Monsoon Season in Nepal
The Chepang community in Nepal has long suffered from poverty and the lack of opportunity that follows. The lingering covid pandemic (more than a year and a half and counting) has made this precarious life situation even worse. Weakened immunity, lack of information and education, and inaccessibility to proper health care has taken a toll on this vulnerable population. And now, if things were not already at a tipping point, the above average rainfall in the monsoons this year has resulted in such destruction of the Chitwan region that one cannot help but see the truth in the saying when it rains, it pours. In Nepal, it appears to be true not only in the figurative sense but also the literal.
Nepal lies along the southern slopes of the Himalayas on the Indian subcontinent and receives an average of 105 days of rains, 80% of them in the monsoons. The monsoon season, ushered in by moisture laden clouds from the Bay of Bengal, typically begins in mid-June and ends in September. Disasters such as landslides and floods are an annual occurrence on account of the river and mountain rich topography of Nepal.
The monsoons in Chitwan District
This year the meteorological forecasts had predicted an above average rainfall. Accordingly, the hills in the Chitwan district were hit by torrential rains that created significant destruction in the region. The heavy rainfall flooded the town centers at lower elevations, washed away unpaved dirt paths and triggered landslides on the mountains that had construction and paving activities in progress for new roads that lead into the remote areas. Many families that inhabit this hilly region are now homeless. Others are being forced to trek down the unstable mountain paths in order to get to a hospital or a simple trip to the market. It is estimated that the rebuilding of the roads will take three months and will need funds to be allocated for the work by the government.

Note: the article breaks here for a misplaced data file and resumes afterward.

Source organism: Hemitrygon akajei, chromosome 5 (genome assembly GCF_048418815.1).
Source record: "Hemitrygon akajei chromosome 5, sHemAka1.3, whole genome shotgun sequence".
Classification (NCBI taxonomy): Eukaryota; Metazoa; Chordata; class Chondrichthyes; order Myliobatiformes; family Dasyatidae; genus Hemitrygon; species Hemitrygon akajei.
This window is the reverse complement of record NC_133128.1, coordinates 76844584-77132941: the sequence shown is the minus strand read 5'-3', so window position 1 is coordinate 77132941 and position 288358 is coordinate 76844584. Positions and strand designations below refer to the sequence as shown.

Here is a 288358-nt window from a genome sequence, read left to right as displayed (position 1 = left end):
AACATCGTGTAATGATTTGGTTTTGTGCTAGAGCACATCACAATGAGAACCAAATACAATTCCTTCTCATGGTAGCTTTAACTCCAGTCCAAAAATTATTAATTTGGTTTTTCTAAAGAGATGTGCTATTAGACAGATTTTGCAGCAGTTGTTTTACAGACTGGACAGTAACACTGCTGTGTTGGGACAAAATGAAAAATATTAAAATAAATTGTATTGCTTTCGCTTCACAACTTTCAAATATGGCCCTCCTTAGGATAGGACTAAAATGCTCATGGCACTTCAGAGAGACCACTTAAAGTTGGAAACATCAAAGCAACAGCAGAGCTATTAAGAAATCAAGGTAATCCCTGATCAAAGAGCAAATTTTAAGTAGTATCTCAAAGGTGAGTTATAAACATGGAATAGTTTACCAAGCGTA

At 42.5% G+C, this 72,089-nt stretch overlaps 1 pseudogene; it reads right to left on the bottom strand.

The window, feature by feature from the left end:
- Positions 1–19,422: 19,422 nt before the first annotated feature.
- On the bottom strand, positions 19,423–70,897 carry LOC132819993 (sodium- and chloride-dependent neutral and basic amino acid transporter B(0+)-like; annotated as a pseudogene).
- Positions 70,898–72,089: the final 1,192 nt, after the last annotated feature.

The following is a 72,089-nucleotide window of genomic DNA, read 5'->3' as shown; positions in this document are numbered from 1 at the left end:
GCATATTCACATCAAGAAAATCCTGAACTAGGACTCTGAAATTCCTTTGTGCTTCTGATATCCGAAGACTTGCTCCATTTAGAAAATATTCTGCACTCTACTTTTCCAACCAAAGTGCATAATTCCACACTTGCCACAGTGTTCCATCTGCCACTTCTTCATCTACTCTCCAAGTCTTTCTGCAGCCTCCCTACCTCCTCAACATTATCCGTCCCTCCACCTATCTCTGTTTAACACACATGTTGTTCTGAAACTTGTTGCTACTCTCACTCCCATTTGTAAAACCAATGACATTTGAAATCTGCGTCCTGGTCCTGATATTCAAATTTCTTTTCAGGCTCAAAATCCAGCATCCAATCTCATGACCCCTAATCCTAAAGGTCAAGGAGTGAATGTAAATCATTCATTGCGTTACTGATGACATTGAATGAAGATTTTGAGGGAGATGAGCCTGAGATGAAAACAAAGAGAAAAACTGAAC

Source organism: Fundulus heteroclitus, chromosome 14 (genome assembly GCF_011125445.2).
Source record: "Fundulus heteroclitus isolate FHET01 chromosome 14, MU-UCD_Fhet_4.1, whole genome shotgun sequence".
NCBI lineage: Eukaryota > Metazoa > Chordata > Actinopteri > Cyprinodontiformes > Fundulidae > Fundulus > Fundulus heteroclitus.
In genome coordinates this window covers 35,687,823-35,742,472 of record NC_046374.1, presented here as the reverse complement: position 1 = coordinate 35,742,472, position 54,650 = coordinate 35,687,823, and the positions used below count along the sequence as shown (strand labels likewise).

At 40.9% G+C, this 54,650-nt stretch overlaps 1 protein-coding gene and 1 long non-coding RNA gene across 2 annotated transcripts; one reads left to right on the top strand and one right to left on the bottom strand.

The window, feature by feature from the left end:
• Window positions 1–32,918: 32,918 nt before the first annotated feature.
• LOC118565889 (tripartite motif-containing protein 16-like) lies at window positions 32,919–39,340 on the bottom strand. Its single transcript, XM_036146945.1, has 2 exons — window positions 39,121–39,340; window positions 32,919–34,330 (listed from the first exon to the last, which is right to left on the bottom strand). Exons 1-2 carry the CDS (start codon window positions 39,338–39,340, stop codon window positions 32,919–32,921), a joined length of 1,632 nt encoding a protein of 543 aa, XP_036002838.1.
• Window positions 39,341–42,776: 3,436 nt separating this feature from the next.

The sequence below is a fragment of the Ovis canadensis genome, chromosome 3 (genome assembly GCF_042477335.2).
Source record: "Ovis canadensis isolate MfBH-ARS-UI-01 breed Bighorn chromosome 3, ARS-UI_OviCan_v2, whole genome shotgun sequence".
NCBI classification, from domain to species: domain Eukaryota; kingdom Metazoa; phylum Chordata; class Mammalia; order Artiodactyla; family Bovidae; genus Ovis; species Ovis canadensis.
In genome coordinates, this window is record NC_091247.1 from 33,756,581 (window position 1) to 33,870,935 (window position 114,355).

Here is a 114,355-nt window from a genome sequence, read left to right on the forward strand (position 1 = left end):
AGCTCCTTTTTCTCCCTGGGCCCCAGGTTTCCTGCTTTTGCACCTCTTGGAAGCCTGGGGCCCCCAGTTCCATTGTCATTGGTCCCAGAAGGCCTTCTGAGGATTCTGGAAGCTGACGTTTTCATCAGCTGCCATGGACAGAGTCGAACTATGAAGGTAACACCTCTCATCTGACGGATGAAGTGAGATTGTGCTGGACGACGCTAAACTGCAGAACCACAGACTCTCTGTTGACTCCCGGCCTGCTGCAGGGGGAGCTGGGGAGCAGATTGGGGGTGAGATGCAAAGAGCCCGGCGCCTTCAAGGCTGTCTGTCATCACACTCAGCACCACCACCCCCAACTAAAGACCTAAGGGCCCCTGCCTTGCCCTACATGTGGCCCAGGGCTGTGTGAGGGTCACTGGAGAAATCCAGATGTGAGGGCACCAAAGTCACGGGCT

The Project site in Chitwan District
The Siraichuli Primary School is located on the Sirachuli hills in the Chitwan district at approximated 5,835 meters. Fortunately, on account of its high elevation, the site of Siraichuli Primary School itself remains unaffected and in good condition except for some erosion behind the school which will need to be cleared. However, it is now cut off from the town center on account of the flooding and landslides at lower elevations. Until the roads are cleared and deemed safe for motorized vehicles to make the journey from the town to the hilly peaks, transportation of materials for the rebuilding of the school will rely on porters who travel on foot. It is considerably slower and labor intensive. The cost of items used daily in rebuilding has increased as a result. Despite, these setbacks, the school rebuilding project continues to make progress and will be complete once the monsoon season ends and the rains stop.
The Building Education team will visit the Project sites in the month of October now that traveling to and from Nepal is a possiblity. They will assess the situation in person, check in with the project sites, and identify local partners that can engage in disaster relief that is needed but is beyond the BE project scope. If the task is enormous, then the resolve and tenacity of the BE team to stay focused on their mission is greater still. It would not be an overstatement to describe the team commitment in the following words:
When it rains disasters, the BE effort pours.
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